The state of the Real Estates

There has been an unending debate this year about mushrooming malls all over Kenya, Nairobi to be specific. Today, there are more than 15 malls under construction, Others are undergoing renovations in a struggle to attract footfall.

Currently, there are 57 malls and the number will increase to over 70 malls in 2018. In the recent past, Nairobi has seen malls such as Garden City, TRM, The Hub, and new ones are lined up. The new ones are Two Rivers and Riviera Malls on Limuru Road, Capital Centre, Greenspan, T-Mall and Kiambu Mall.  

The retail market in Kenya has experienced increased supply and is currently estimated to be in surplus. Also, the office market is adversely affected, a significant number of office buildings in key office nodes of Upper Hill and Westlands have very low occupancy rates.

Although land in Upper Hill area remained the most highly valued with an acre going for Kshs.521 million and Ruaka the most expensive satellite town at Kshs.68.3 million an acre, the sector experienced a marginal decline in prices as demand in some suburbs fell due to oversupply.

The demand for offices spaces is usually driven by the growth of the services sector. The major players in the services sector include Government, Financial institutions, Professionals firms and NGO’s. Kenya’s real estate market operates in a weird cycle, It starts and ends after every general election.

Over the last decade, Kenya has experienced a real estate boom with prices rising rapidly amid high demand from both long-term investors and speculators, a 1-3 bedroomed apartment skyrocketed from Kshs. 5 million to Ksh 13 million. Interestingly, most of the houses are not standalone units with own compounds but high-rise apartments.This means developers are maximally using land as they seek to reap big from their investments.

The Onset of the current condition in the industry dates back in 2006 when then President Mwai Kibaki commissioned the expansion major roads across Nairobi in an effort to ease traffic congestion in the city. Thika road for instance.

But news of a property doubling or tripling in price always attracts speculators. So, within no time people hurriedly pumped money into acres of land hoping to sell them at higher prices. By 2010, everyone in Nairobi was a real estate investor.

Infrastructure developments, specifical improvements on the road network around the city, have also helped in opening up satellite towns and raising the values of land and homes, which could diffuse the rapid price increments in Nairobi. The most recent case being syokimau, where the newly Nairobi Standard gauge railway terminus was launched. Investors are advertising their land “four hours to the beach”. The pricing is ridiculous as we speak 

Fast forward 2017  land and apartment prices have gone overboard, Affordable housing is long forgotten. Prices are rapidly rising across Kenya as more developers join the sector, it is in the capital that prices have increased sharply ensuring that houses remain out of reach of the average working Kenyan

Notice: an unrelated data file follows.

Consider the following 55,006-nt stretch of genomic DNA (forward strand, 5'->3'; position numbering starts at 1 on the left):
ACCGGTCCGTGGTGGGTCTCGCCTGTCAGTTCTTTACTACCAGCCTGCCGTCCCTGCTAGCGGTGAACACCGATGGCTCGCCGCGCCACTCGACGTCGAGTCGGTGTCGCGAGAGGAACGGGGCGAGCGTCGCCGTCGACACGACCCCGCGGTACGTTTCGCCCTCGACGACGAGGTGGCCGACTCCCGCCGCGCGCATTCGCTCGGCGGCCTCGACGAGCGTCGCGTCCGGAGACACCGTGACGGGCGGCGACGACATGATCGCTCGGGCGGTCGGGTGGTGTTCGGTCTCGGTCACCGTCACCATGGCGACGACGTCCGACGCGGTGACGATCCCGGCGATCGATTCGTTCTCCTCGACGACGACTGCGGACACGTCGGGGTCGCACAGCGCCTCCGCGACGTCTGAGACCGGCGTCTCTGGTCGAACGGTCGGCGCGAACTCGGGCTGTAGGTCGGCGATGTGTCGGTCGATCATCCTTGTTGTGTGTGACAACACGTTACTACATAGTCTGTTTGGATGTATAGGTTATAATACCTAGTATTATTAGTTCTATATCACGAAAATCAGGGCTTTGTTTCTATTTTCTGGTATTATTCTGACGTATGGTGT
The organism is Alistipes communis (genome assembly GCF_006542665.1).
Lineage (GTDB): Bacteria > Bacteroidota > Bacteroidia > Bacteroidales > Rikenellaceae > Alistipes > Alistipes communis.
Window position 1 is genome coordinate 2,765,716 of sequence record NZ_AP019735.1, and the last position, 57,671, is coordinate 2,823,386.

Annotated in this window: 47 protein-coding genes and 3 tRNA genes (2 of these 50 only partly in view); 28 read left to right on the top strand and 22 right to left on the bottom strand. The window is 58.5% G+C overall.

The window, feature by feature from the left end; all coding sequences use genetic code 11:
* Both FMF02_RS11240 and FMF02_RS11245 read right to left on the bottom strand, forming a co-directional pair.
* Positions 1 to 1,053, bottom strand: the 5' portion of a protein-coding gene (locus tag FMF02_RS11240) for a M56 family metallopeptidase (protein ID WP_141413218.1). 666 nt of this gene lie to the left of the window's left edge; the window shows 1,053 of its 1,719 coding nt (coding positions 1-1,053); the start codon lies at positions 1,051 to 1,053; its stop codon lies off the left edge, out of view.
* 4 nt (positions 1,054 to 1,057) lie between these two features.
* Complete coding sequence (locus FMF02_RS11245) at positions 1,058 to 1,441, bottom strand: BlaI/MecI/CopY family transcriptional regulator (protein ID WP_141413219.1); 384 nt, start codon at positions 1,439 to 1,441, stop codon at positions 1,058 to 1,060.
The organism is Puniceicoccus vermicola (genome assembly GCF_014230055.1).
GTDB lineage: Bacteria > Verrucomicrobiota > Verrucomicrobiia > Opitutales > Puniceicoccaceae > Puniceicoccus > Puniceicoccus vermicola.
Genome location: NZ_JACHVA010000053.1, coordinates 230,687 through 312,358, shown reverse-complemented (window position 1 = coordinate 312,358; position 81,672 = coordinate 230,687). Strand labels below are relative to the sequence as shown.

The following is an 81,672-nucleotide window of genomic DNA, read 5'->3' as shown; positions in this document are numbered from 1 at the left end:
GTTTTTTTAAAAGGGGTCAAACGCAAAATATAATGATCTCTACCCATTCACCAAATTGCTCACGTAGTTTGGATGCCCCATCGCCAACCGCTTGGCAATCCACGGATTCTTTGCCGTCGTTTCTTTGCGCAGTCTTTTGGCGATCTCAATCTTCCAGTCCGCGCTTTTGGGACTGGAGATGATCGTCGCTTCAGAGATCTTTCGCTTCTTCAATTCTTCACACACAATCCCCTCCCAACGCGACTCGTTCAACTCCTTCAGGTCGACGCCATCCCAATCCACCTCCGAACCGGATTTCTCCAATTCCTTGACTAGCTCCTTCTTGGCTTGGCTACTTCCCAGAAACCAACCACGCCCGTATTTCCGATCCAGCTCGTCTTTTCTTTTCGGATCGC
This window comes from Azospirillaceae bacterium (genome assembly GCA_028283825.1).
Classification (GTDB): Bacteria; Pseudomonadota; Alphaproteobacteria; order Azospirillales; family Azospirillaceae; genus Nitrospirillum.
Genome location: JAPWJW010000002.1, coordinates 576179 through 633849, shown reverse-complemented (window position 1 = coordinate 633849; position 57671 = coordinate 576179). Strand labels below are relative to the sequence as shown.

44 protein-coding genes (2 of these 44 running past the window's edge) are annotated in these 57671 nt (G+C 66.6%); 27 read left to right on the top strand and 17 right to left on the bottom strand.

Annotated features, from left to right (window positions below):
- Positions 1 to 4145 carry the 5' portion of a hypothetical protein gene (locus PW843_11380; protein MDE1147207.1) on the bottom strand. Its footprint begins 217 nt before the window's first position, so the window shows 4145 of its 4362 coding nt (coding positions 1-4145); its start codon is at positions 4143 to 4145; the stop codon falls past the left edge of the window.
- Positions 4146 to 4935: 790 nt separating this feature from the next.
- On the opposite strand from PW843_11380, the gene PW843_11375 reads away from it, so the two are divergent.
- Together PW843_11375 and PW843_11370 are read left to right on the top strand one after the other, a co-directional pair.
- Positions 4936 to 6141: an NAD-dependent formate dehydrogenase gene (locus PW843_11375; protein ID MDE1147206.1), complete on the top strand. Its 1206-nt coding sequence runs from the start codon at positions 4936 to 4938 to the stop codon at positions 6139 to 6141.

An acre of land in Karen, which was selling at Sh3.5 million had by then topped Sh20 million and a similar piece of land in Runda had hit the Sh40 million markup from Sh4.5 million in 2005. Today an acre of land in Karen has risen to Sh 70 million and an acre in Runda is now selling at Sh 100 million.The pricing disconnect could be evidence that home prices are overly inflated, a situation made worse by the swelling land prices.

Lack of affordable housing has led overpopulation  in Slums. With about 2.5 million people living in 200 settlements in Nairobi, the slums contain 60 percent of the city’s population, anybody good at maths will tell you over 1.5 million people live in slums.

Slum houses are built with wood, tin, galvanized iron sheets, and latticed wood strips. With limited space, tenants often sleep on the floors. The large population and little space make the cramped feeling of the Kenyan slums unimaginable, but I won’t deviate anymore it is a story for another day, back to The state of the real estate, I think that  Kenyan property prices have exceeded their elastic limits and this can only result in one consequence; recession. An  Economic recession is oncoming.

Current property owners will certainly not realize full returns on their investments. Let me break it down how, The rapid increase in value and prices of property to levels that are unaffordable by the population results to lower demand for property, then prices declining tremendously. This is by far the most I can remember from my business education in high school.

The real estate bubble has bursted!

So what? I hear you ask.

People borrowed heavily at high interests from banks to buy homes. Most investors ditched other economic activities and invested in real estate which promised high returns. Oversupply and loans default eventually brought these investments tumbling down.When the property bubble bursts, it usually affects a country’s economy particularly banks, mortgage firms and insurance companies.

Companies are downsizing and closing down some branches, this coupled up with the capping interest rates by the government has forced banks to retrench some of its workers.

This condition of overplus office spaces,  malls and ridiculous pricing of apartments is not permanent, of course, there has to be a market price correction and a law to cushion the ever inflated prices.

Investors need to be advised to venture into other sectors like manufacturing and agriculture to diversify,   Build factories and not malls and lots of office space.

On a lighter note, how comes speculators haven’t pulled out of the real estate business like the quail busine

 

 

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